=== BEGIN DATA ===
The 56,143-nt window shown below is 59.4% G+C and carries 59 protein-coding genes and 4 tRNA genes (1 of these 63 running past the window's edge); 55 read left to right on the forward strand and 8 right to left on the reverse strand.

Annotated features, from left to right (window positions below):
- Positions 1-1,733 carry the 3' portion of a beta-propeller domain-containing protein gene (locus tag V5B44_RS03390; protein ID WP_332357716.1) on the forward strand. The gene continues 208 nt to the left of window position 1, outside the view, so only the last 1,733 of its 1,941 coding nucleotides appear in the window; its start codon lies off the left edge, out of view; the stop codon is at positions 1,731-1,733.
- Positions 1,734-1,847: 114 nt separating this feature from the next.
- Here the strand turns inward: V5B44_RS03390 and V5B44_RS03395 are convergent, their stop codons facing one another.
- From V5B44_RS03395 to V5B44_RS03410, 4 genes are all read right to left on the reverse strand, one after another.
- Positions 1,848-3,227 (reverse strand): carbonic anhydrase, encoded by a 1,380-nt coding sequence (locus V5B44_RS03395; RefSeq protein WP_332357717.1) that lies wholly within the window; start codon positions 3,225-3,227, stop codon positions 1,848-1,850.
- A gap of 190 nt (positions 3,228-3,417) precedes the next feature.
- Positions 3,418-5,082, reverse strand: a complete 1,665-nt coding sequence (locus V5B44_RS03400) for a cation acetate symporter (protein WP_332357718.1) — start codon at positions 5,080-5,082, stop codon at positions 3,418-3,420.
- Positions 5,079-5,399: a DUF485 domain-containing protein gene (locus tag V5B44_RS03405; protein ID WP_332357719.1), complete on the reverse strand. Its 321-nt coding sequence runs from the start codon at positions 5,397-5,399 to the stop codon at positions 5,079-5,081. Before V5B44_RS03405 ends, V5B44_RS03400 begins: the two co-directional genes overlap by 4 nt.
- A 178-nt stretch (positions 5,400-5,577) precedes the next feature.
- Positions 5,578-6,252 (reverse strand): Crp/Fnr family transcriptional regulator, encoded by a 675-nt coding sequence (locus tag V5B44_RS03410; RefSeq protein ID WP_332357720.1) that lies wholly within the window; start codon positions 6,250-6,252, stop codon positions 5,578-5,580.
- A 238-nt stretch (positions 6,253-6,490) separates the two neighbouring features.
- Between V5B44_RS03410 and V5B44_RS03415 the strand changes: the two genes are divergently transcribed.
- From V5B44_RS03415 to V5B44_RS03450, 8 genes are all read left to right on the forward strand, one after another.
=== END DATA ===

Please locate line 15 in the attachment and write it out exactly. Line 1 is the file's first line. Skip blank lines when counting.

- From V5B44_RS03415 to V5B44_RS03450, 8 genes are all read left to right on the forward strand, one after another.